X-Rays Are the Next Frontier in Space Communications

Hundreds of years from now, the story of humanity’s inevitable spread across the solar system will be a collection of engineering problems solved, some probably in heroic fashion. We’ve already tackled a lot of these problems in our first furtive steps into the wider galaxy. Our engineering solutions have taken humans to the Moon and back, but that’s as far as we’ve been able to send our fragile and precious selves.

While we figure out how to solve the problems keeping us trapped in the Earth-Moon system, we’ve sent fleets of robotic emissaries to do our exploration by proxy, to make the observations we need to frame the next set of engineering problems to be solved. But as we reach further out into the solar system and beyond, our exploration capabilities are increasingly suffering from communications bottlenecks that restrict how much data we can ship back to Earth.

We need to find a way to send vast amounts of data back as quickly as possible using as few resources as possible on both ends of the communications link. Doing so may mean turning away from traditional radio communications and going way, way up the dial and developing practical means for communicating with X-rays.

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Coming Back to Curving Bullets

What do you do when you have time, thousands of dollars worth of magnets, and you love Mythbusters? Science. At least, science with a flair for the dramatics. The myth that a magnetic wristwatch with today’s technology can stop, or even redirect, a bullet is firmly busted. The crew at [K&J Magnetics] wanted to take their own stab at the myth and they took liberties.

Despite the results of the show, a single magnet was able to measurably alter the path of a projectile. This won’t evolve into any life-saving technology because the gun is replaced with an underpowered BB gun shooting a steel BB. The original myth assumes a firearm shooting lead at full speed. This shouldn’t come as any surprise but it does tell us how far the parameters have to be perverted to magnetically steer a bullet. The blog goes over all the necessary compromises they had to endure in order to curve a bullet magnetically and their results video can be seen below the break.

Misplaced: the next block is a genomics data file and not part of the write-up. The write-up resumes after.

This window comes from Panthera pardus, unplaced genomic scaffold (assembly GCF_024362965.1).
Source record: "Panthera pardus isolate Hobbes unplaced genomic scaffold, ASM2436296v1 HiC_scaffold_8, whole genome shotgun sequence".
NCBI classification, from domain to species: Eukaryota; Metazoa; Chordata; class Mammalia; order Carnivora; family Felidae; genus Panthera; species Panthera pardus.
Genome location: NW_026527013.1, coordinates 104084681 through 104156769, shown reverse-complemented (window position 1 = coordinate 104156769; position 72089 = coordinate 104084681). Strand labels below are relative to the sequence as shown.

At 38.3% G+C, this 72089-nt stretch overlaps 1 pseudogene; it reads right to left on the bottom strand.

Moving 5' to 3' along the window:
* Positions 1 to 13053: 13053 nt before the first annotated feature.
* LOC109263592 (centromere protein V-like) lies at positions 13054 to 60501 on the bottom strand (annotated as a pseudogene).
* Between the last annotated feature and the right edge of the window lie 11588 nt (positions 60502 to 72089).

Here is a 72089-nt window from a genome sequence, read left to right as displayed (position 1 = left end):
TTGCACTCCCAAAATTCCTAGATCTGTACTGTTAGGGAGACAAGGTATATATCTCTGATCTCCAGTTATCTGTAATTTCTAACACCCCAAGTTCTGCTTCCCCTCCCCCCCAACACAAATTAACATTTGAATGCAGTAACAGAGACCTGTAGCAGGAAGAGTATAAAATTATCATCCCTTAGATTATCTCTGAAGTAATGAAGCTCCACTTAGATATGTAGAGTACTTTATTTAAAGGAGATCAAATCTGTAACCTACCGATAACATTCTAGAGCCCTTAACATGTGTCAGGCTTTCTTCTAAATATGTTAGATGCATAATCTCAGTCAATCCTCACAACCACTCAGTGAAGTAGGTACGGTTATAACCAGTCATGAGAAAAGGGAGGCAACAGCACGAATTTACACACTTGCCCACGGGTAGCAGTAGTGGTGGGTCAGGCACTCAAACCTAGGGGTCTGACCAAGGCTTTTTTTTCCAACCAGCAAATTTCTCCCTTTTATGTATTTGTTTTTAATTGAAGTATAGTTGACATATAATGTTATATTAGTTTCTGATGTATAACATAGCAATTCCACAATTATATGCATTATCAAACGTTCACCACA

Here we talk about shooting airplane guns so they don’t get mislead after leaving the barrel, and some more fun weaponry from minds under Churchill’s discretion.

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Life-Sized Pinball Drop Targets

[Bob] wanted to build a pinball-drop-style resetting target that he could use while practicing with his pistol. His first idea was to make the targets sturdy enough for use with 9 mm ammunition, and he planned to use 1/2” thick steel for the targets and 11-gauge steel tubing for the frame. However, the targets weighed 50 pounds together and that was more weight than the pneumatic actuators could lift. He ended up using 1/4” steel and thereby halving weight. The downside was that [Bob] had to switch out the nine for a .22.

Controlling everything is a 555 circuit. When triggered, it opens up a relay for one second, which trips the solenoid valve controlling the pneumatic actuators. Originally he wanted to have switches under each target, and only by dropping all four would the reset circuit be triggered. However, he built a simpler solution: a bulletproof button off to one side–effectively a fifth target–that when triggered resets the targets.

HaD have some pretty good shots in our number but we’d probably end up hitting the pneumatic actuators at least once. [Bob] did add 16-gauge steel sheeting to protect the air lines and wires from bullet splatter, which in his experience is more of a threat than a direct hit.

 

 

Cardboard and Paper Gun Shows Off Clever Construction

This project by [blackfish] shows off a cardboard lookalike of an MP5 that loads from a working magazine, has a functional charging handle, and flings paper projectiles with at least enough accuracy to plink some red party cups. It was made entirely from corrugated cardboard, paper, rubber bands, and toothpicks.